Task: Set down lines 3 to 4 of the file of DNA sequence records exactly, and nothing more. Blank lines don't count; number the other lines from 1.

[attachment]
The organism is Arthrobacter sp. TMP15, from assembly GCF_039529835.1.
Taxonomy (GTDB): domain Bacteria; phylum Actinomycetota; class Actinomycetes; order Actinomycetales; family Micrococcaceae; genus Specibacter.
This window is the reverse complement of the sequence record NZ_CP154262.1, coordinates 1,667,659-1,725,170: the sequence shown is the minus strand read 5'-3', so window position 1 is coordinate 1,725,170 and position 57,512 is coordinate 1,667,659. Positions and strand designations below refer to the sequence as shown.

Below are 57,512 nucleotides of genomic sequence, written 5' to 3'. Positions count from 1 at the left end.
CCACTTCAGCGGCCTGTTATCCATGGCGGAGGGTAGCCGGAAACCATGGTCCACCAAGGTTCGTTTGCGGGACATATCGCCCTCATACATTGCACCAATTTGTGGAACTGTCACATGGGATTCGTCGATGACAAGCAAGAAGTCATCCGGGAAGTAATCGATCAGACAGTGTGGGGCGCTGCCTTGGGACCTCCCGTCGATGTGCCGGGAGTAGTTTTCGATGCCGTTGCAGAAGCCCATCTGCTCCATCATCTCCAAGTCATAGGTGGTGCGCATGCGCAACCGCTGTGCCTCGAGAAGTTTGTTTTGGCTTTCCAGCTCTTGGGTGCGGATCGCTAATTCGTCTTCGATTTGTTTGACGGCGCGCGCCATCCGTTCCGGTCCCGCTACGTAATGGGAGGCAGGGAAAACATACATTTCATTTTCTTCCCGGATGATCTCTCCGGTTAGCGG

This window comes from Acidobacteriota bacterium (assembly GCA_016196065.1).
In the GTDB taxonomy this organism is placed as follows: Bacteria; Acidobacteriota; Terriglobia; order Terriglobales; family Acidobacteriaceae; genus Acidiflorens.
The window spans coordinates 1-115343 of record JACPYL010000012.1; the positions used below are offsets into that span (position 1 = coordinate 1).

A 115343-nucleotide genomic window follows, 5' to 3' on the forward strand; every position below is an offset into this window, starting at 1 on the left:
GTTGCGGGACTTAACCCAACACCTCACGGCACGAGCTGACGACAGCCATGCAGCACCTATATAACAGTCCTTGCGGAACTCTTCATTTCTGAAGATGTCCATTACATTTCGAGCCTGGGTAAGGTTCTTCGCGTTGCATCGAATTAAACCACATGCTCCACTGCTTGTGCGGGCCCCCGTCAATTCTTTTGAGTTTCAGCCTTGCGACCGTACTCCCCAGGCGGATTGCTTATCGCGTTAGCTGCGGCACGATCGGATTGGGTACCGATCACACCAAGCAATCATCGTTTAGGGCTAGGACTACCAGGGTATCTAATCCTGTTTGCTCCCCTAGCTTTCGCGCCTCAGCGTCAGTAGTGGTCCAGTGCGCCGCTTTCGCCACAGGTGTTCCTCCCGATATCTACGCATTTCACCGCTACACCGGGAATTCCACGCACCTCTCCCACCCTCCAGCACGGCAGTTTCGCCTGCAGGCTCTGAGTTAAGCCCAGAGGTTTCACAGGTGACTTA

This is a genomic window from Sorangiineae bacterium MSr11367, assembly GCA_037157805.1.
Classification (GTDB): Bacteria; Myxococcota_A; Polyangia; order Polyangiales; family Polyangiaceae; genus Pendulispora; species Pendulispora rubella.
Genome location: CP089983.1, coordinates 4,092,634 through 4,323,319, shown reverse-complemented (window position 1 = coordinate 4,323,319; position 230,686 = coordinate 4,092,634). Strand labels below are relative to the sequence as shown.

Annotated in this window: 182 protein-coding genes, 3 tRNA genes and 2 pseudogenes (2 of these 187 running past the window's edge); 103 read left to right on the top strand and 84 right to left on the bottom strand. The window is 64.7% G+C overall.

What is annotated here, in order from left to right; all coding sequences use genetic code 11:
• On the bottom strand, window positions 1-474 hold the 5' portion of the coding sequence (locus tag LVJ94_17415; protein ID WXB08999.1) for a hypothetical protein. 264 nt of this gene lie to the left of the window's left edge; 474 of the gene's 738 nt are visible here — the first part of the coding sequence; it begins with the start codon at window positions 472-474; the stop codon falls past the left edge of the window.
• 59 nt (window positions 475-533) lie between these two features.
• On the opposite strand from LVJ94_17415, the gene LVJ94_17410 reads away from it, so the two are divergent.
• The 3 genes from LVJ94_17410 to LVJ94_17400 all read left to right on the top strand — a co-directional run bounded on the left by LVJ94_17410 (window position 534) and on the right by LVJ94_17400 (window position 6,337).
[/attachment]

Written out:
This window is the reverse complement of the sequence record NZ_CP154262.1, coordinates 1,667,659-1,725,170: the sequence shown is the minus strand read 5'-3', so window position 1 is coordinate 1,725,170 and position 57,512 is coordinate 1,667,659. Positions and strand designations below refer to the sequence as shown.

Below are 57,512 nucleotides of genomic sequence, written 5' to 3'. Positions count from 1 at the left end.